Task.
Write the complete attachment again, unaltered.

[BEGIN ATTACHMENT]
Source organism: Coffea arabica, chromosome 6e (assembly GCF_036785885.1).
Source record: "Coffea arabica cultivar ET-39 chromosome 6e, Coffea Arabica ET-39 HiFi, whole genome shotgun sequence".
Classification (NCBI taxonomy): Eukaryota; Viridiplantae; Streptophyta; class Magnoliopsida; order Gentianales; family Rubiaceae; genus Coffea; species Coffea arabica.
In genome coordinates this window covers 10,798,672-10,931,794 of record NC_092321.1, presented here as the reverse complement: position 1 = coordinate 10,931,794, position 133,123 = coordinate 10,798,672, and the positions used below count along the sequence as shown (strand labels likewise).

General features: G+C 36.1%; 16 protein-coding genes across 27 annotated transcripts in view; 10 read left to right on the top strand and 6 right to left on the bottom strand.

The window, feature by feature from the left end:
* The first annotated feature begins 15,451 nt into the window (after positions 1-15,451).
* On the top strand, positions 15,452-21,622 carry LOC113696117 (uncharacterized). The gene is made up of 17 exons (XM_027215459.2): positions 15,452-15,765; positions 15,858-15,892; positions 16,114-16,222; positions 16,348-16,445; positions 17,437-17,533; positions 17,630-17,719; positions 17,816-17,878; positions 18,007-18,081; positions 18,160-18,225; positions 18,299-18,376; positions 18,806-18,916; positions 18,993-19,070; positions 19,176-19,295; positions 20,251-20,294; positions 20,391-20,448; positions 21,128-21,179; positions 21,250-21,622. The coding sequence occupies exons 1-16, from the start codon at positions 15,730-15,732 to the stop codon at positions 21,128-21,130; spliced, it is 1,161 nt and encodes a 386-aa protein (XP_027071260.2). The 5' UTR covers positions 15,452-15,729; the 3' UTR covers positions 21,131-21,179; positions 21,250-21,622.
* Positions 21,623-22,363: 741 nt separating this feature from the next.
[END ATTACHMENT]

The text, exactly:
Source organism: Coffea arabica, chromosome 6e (assembly GCF_036785885.1).
Source record: "Coffea arabica cultivar ET-39 chromosome 6e, Coffea Arabica ET-39 HiFi, whole genome shotgun sequence".
Classification (NCBI taxonomy): Eukaryota; Viridiplantae; Streptophyta; class Magnoliopsida; order Gentianales; family Rubiaceae; genus Coffea; species Coffea arabica.
In genome coordinates this window covers 10,798,672-10,931,794 of record NC_092321.1, presented here as the reverse complement: position 1 = coordinate 10,931,794, position 133,123 = coordinate 10,798,672, and the positions used below count along the sequence as shown (strand labels likewise).

General features: G+C 36.1%; 16 protein-coding genes across 27 annotated transcripts in view; 10 read left to right on the top strand and 6 right to left on the bottom strand.

The window, feature by feature from the left end:
* The first annotated feature begins 15,451 nt into the window (after positions 1-15,451).
* On the top strand, positions 15,452-21,622 carry LOC113696117 (uncharacterized). The gene is made up of 17 exons (XM_027215459.2): positions 15,452-15,765; positions 15,858-15,892; positions 16,114-16,222; positions 16,348-16,445; positions 17,437-17,533; positions 17,630-17,719; positions 17,816-17,878; positions 18,007-18,081; positions 18,160-18,225; positions 18,299-18,376; positions 18,806-18,916; positions 18,993-19,070; positions 19,176-19,295; positions 20,251-20,294; positions 20,391-20,448; positions 21,128-21,179; positions 21,250-21,622. The coding sequence occupies exons 1-16, from the start codon at positions 15,730-15,732 to the stop codon at positions 21,128-21,130; spliced, it is 1,161 nt and encodes a 386-aa protein (XP_027071260.2). The 5' UTR covers positions 15,452-15,729; the 3' UTR covers positions 21,131-21,179; positions 21,250-21,622.
* Positions 21,623-22,363: 741 nt separating this feature from the next.